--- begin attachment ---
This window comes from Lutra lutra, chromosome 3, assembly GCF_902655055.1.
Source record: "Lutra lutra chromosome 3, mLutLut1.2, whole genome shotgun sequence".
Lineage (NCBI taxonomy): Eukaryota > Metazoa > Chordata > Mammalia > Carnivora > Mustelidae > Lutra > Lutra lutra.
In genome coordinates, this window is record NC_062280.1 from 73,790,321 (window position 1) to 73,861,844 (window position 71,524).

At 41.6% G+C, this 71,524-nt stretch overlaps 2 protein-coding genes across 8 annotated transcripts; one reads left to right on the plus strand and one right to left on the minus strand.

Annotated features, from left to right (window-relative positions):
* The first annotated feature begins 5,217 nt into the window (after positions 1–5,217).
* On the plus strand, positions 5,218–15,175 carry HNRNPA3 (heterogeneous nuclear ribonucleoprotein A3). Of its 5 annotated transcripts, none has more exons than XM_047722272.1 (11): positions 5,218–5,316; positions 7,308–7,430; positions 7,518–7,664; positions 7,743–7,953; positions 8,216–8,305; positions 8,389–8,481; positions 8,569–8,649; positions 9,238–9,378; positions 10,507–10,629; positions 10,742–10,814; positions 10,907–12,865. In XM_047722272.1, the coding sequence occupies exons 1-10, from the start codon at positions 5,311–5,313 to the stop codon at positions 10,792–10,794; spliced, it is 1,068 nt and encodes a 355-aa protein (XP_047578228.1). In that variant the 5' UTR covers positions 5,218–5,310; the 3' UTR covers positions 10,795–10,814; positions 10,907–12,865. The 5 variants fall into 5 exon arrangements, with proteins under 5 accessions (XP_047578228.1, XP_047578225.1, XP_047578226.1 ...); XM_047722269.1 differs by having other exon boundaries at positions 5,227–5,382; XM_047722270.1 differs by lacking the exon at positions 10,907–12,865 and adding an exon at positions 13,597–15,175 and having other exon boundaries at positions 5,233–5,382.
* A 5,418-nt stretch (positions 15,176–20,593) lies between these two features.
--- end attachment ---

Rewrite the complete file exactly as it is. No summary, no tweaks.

This window comes from Lutra lutra, chromosome 3, assembly GCF_902655055.1.
Source record: "Lutra lutra chromosome 3, mLutLut1.2, whole genome shotgun sequence".
Lineage (NCBI taxonomy): Eukaryota > Metazoa > Chordata > Mammalia > Carnivora > Mustelidae > Lutra > Lutra lutra.
In genome coordinates, this window is record NC_062280.1 from 73,790,321 (window position 1) to 73,861,844 (window position 71,524).

At 41.6% G+C, this 71,524-nt stretch overlaps 2 protein-coding genes across 8 annotated transcripts; one reads left to right on the plus strand and one right to left on the minus strand.

Annotated features, from left to right (window-relative positions):
* The first annotated feature begins 5,217 nt into the window (after positions 1–5,217).
* On the plus strand, positions 5,218–15,175 carry HNRNPA3 (heterogeneous nuclear ribonucleoprotein A3). Of its 5 annotated transcripts, none has more exons than XM_047722272.1 (11): positions 5,218–5,316; positions 7,308–7,430; positions 7,518–7,664; positions 7,743–7,953; positions 8,216–8,305; positions 8,389–8,481; positions 8,569–8,649; positions 9,238–9,378; positions 10,507–10,629; positions 10,742–10,814; positions 10,907–12,865. In XM_047722272.1, the coding sequence occupies exons 1-10, from the start codon at positions 5,311–5,313 to the stop codon at positions 10,792–10,794; spliced, it is 1,068 nt and encodes a 355-aa protein (XP_047578228.1). In that variant the 5' UTR covers positions 5,218–5,310; the 3' UTR covers positions 10,795–10,814; positions 10,907–12,865. The 5 variants fall into 5 exon arrangements, with proteins under 5 accessions (XP_047578228.1, XP_047578225.1, XP_047578226.1 ...); XM_047722269.1 differs by having other exon boundaries at positions 5,227–5,382; XM_047722270.1 differs by lacking the exon at positions 10,907–12,865 and adding an exon at positions 13,597–15,175 and having other exon boundaries at positions 5,233–5,382.
* A 5,418-nt stretch (positions 15,176–20,593) lies between these two features.